Away from those three players, Seattle's limited draft capital this year coupled with a true offseason program has presented a unique opportunity for undrafted rookies to potentially push for a roster spot. It's a 180-degree turn from where things stood for undrafted players a year ago entering training camp blindfolded with an arm tied behind their backs.
Offensively, the Seahawks have a trio of fascinating undrafted receivers poised to battle for snaps in Cade Johnson, Tamorrion Terry, and Connor Wedington. All three players made big plays during minicamp earlier this month and bring different skill sets to the table, which should make an intense competition for two or three roster spots at the position all the more entertaining.
In the trenches, away from Forsythe, Seattle signed former California tackle Jake Curhan, who was a four-year starter in the Pac-12 conference. The team also brought in former Mississippi State standout Greg Eiland and Canadian product Pier-Olivier Lestage and both players will be vying for a backup guard role during the preseason.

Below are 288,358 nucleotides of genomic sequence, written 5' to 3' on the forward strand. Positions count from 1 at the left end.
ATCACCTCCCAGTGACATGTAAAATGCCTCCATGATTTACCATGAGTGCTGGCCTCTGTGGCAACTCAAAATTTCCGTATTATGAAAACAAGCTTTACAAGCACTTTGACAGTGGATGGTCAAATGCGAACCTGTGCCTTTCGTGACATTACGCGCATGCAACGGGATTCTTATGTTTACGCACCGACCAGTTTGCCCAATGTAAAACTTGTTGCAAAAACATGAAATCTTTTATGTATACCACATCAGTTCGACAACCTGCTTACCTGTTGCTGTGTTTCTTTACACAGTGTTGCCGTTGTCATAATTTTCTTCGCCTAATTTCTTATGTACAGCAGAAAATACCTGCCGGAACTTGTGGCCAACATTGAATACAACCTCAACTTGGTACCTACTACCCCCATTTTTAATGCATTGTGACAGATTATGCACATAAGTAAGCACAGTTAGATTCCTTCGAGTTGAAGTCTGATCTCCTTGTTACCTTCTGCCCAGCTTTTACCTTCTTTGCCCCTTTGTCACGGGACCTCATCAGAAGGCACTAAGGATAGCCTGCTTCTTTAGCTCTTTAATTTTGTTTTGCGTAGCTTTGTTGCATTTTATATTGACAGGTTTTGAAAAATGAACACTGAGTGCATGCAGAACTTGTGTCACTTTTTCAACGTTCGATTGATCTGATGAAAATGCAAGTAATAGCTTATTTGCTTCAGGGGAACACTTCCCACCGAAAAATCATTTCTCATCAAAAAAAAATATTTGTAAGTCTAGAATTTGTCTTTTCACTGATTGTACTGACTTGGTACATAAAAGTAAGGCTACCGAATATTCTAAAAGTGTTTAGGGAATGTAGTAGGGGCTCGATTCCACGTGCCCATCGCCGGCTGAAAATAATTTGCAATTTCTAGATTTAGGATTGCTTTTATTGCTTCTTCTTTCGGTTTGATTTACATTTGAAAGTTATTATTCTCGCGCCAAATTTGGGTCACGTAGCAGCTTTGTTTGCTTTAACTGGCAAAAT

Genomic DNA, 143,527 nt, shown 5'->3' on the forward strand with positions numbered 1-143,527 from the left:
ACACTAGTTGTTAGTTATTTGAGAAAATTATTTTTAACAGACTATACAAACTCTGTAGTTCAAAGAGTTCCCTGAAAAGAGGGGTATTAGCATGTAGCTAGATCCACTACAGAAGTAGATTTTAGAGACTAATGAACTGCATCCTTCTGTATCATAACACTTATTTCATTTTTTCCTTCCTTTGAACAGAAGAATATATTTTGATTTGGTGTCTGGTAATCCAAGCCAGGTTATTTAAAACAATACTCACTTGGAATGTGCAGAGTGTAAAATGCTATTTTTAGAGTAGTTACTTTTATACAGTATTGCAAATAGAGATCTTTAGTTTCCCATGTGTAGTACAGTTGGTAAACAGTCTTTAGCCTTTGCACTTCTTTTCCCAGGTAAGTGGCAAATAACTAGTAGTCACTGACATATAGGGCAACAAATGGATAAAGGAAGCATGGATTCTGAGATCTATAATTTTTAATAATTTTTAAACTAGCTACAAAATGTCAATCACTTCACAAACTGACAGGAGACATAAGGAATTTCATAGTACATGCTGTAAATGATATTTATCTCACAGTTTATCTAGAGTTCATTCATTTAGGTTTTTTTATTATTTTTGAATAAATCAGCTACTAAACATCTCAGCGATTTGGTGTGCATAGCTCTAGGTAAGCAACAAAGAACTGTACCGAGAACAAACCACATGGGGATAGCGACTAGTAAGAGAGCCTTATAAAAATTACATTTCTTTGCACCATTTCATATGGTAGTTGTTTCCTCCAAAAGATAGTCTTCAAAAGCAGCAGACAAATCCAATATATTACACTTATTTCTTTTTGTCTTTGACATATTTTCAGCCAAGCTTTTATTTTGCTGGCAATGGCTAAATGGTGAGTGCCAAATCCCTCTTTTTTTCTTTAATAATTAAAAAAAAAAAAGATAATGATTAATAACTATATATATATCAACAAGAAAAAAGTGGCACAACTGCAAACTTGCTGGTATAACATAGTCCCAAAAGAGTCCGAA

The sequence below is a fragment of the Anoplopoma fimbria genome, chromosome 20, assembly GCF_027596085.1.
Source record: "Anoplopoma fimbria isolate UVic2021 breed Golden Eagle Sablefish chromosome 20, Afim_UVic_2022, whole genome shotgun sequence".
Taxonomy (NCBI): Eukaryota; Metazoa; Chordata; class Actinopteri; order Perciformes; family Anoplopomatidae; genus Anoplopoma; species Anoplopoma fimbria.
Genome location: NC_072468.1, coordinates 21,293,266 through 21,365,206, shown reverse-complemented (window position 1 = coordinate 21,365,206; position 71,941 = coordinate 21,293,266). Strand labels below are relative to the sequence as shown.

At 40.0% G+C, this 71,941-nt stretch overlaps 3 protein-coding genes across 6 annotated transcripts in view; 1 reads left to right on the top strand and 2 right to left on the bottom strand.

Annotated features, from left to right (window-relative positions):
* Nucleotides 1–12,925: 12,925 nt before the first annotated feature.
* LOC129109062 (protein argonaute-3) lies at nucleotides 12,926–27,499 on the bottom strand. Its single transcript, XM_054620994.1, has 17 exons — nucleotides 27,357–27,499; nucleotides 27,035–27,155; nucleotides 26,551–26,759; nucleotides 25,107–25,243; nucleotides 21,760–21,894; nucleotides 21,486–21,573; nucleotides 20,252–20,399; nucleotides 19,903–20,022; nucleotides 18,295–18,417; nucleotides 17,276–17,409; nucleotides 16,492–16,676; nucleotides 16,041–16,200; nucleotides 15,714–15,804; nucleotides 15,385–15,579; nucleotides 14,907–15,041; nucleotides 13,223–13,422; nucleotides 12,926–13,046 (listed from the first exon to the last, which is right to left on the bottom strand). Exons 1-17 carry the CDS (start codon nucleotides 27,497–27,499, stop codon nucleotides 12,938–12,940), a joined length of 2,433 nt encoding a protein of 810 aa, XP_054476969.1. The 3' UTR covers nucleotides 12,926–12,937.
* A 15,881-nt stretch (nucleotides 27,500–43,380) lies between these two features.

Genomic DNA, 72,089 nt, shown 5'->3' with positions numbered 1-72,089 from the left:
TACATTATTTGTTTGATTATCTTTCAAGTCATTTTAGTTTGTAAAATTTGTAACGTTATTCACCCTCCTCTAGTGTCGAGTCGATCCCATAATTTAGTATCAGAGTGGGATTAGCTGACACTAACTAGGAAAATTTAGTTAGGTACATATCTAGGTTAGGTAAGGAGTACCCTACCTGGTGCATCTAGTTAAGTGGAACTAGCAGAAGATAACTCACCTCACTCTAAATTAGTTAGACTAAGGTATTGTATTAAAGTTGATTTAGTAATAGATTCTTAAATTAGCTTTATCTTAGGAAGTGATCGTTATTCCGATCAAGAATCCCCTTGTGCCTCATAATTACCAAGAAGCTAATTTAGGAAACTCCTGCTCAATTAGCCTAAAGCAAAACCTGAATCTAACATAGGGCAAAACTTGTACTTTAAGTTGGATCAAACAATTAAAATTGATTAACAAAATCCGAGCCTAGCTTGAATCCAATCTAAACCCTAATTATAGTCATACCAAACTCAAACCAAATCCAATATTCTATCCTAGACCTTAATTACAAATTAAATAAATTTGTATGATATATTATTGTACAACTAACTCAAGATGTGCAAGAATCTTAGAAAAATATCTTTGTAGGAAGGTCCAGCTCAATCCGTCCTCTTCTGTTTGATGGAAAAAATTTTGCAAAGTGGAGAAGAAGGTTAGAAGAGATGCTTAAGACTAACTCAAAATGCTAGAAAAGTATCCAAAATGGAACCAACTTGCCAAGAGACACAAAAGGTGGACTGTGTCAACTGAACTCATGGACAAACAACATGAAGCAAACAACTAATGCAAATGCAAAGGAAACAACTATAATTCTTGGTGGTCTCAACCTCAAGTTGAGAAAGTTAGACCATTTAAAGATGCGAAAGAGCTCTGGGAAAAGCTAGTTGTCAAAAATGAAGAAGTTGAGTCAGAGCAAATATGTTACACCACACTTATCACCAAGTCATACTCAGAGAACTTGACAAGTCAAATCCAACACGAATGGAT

On defense, Carroll has been complimentary of former Army linebacker Jon Rhattigan, who could have a chance to make the team with K.J. Wright and Shaquem Griffin no longer on the roster. German linebacker Aaron Donkor, who joined the team through the NFL's International Player Pathway Program, offers rare physical traits and could also be in the mix if he can handle the steep jump in competition.
Away from those two linebackers, defensive tackle Jarrod Hewitt, cornerback Bryan Mills, and safety Aashari Crosswell stand out as three other undrafted players to keep an eye on who could surprise and push for a roster spot.
Despite having only three draft picks this year, the always enthusiastic Carroll couldn't be more excited about the potential for this year's class as a whole and believes big things are in store for the group. Unlike a year ago, they've been given the tools necessary to succeed and the return of preseason games will give them another opportunity to impress the coaching staff.
But as the offseason program came to a close, Carroll made sure to give a cautionary warning for each and every one of Seattle's rookies before they departed for the summer, as all of the progress made this spring can easily be undone between now and camp. After seeing how the group carried themselves over the past few months, he's optimistic that won't be a problem.
"They're gonna be ready to go if - let me send this message out - if they do a good job the next six weeks of staying in shape and don't screw it up. We kinda hammered 'em a little bit and want 'em to take care of business and come back to camp ready to go."